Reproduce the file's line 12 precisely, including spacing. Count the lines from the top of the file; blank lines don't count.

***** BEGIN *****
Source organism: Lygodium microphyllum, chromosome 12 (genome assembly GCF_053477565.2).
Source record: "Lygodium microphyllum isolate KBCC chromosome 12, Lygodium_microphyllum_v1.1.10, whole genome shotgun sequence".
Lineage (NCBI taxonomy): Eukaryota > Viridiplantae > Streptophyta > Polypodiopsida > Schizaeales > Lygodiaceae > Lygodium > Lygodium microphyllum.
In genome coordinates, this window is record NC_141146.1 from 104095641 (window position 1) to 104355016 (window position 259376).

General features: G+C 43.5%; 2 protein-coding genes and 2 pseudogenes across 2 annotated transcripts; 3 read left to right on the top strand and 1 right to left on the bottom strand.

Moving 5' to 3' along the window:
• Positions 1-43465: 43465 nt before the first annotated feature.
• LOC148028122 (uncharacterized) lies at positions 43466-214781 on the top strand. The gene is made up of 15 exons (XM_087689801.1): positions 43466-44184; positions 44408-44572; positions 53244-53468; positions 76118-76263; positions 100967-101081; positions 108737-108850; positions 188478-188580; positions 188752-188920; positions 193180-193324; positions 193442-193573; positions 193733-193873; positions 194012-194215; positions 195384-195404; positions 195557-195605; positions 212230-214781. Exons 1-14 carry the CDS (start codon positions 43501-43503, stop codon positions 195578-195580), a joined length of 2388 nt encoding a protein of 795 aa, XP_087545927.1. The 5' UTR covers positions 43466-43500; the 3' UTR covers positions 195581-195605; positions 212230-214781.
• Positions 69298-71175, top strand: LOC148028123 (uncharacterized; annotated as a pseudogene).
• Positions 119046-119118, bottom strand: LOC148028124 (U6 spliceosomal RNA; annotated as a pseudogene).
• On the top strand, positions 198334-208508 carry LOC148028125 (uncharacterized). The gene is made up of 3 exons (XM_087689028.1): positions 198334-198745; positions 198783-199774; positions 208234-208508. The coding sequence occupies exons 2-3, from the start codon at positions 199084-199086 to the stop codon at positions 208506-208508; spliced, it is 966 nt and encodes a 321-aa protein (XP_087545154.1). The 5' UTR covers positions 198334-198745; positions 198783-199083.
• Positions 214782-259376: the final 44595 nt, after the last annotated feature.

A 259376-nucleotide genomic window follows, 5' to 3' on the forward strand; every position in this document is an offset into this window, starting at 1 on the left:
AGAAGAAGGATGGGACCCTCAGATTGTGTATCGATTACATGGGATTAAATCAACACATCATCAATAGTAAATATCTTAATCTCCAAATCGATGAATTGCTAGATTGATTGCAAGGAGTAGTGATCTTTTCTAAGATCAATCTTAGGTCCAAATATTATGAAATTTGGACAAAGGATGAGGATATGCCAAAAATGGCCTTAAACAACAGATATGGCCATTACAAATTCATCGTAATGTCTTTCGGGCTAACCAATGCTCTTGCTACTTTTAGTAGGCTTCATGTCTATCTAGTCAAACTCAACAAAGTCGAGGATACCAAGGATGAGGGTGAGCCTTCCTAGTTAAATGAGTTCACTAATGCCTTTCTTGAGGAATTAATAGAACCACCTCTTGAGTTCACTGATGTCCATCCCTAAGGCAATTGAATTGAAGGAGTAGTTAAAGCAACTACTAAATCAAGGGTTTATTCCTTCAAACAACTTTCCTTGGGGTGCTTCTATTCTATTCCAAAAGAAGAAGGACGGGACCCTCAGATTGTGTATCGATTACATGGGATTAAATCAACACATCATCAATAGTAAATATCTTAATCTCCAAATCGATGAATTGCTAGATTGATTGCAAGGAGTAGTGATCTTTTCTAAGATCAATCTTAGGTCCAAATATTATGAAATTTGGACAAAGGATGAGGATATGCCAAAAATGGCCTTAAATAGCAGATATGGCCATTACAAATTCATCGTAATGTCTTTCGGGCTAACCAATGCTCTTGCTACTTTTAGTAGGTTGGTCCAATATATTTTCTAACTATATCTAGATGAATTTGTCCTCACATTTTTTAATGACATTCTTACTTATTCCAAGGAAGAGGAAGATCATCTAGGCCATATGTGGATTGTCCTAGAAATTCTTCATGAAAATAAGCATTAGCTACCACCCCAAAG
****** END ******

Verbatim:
• Positions 214782-259376: the final 44595 nt, after the last annotated feature.